Joe: I find your iDesign model intriguing, and you related it to purposeful thinking so much. So many people think design, is the artsy type stuff, is all about the free spirit; it’s not purposeful thinking, but you look at it that way.

Charles: To me, Design Thinking really extends purposeful thinking in a way that makes it more innovative and more aimed at higher values; improving the world, improving any problem that you address. Coming up with a new scientific answer, or even a new song, is a creative act, and it involves Design Thinking, whether people understand it that way or not. You can design anything. You can design a house. You can design a product, and you can design an experience.

You still use the same mental skills, and attitudes, and ways of working to do that. They’re specialized by discipline or goal, by and large, but they’re still there. The same mental capacities are involved.

Joe:  What have you found the best way to introduce teaching Design Thinking to someone?

Charles: Getting them engaged in the process of designing, getting them engaged in a collaborative design process. What I mean by that is, working with other people to design something using a formal, structured method, the one that I call the “iDesign” model.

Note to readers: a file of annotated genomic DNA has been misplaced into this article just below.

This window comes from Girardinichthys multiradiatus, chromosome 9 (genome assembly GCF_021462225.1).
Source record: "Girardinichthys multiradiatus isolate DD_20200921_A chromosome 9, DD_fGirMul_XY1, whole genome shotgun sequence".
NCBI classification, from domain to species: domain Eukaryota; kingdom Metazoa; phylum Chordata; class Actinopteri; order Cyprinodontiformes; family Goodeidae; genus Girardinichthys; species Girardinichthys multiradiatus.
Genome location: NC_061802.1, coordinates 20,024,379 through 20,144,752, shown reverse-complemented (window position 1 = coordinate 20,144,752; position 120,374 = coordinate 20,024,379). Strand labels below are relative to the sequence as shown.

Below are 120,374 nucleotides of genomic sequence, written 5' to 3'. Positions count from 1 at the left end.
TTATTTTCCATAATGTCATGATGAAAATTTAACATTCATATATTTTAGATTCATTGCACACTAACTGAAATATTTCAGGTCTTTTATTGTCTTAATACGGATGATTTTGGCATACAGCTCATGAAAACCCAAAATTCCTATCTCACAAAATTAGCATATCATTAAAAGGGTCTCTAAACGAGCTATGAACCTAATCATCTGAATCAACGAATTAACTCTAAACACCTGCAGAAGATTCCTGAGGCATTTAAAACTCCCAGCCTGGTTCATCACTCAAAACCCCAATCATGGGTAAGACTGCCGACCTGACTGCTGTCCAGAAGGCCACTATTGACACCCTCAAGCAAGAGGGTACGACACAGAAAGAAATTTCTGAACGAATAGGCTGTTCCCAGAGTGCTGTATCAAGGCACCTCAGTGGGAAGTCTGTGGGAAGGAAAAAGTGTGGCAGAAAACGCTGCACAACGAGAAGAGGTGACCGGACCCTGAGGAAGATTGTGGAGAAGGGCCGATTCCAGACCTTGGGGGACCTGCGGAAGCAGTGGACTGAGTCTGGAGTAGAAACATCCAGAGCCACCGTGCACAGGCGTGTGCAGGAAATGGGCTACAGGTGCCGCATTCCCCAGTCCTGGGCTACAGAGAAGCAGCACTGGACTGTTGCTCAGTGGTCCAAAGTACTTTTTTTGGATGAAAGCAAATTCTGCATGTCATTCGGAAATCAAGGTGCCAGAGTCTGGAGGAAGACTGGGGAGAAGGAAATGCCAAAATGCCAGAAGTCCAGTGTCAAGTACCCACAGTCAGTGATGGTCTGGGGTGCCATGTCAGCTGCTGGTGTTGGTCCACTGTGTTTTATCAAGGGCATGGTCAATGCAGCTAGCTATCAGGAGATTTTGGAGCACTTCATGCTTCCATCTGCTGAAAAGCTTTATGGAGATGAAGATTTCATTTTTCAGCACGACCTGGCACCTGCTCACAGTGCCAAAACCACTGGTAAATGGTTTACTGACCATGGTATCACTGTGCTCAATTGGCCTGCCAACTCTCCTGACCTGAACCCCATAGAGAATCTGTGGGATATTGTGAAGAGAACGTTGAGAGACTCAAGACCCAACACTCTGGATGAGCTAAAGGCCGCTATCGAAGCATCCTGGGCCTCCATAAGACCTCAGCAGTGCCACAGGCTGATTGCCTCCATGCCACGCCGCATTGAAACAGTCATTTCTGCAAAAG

The reason it’s formal in structure is that it gives people something to hang on to and to talk through. It’s sort of a language. It’s a way of saying, “Oh; I’m talking about this now,” and you’re only talking about one aspect of the problem. It’s an aid to communication; it’s an aid to thinking. It’s also necessary. You have to do all the things in the model to really do anything purposeful.

Crossing a street is one example I like to use because it’s so simple. You never think of it as involving design, purposeful thinking, or Design Thinking, but it truly does. To give you an idea, or a quick summary, you have the need and desire to cross the street. You have to get the information about the conditions on the street and your relationship to them. Then you have to decide what critical relationships are. How fast are cars moving? When’s the light going to change?

All of that and then you have to come up with some plan, a proposal of what you’re going to do. You have to do it, and then you see as you do it, whether you’ve done it well, or you need to make a course correction in the process. Then you’d evaluate it and say, “Well, I’ll never do it that way again, or I’ll wait for the light instead of running across.”